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Aust Fam Physician. 2003 Jan-Feb;32(1-2):85-8, 94.

GP visits by health care card holders. A secondary analysis of data from Bettering the Evaluation and Care of Health (BEACH), a national study of general practice activity in Australia.

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General Practice Statistics and Classification Unit, University of Sydney, New South Wales.



Patients of low socioeconomic status are more likely to hold a commonwealth government health care card. Card holders are recipients of age, disability, unemployment or other low income pensions.


To compare the general practice managed morbidity of health care card holders with noncard holders.


Data from one year of the continuous Australian national survey of general practice activity (comprising 98,000 encounters from 980 general practitioners) were used to compare patient and encounter characteristics and the problems managed for health care card holders and noncard holders. Logistic regression adjusted for patient confounders (age and sex, practice size, comorbidity and measured social factors) to describe morbidity associated with health care card status.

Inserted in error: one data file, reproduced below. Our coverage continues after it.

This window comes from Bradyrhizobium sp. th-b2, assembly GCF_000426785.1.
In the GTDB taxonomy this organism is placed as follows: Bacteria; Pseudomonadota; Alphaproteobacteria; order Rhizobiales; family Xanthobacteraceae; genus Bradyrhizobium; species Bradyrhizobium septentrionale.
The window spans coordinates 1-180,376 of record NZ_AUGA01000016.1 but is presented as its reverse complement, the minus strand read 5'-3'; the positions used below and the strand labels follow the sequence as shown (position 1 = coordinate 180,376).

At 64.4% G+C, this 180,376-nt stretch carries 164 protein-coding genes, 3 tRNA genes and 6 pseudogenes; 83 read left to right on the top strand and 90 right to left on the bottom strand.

Health care card holders were more likely to have respiratory, circulatory, musculoskeletal, psychological, neurological, endocrine, digestive, urinary and social problems managed. They were more likely to have chronic and psychosocial problems managed and to receive prescriptions. Female card holders were less likely to have a genital check up (including Pap smear).


This analysis supports a relationship between socioeconomic status and health. Those from a low socioeconomic status (health care card holders) experience worse psychosocial health and more chronic health problems, have more medications prescribed and receive less preventive care.

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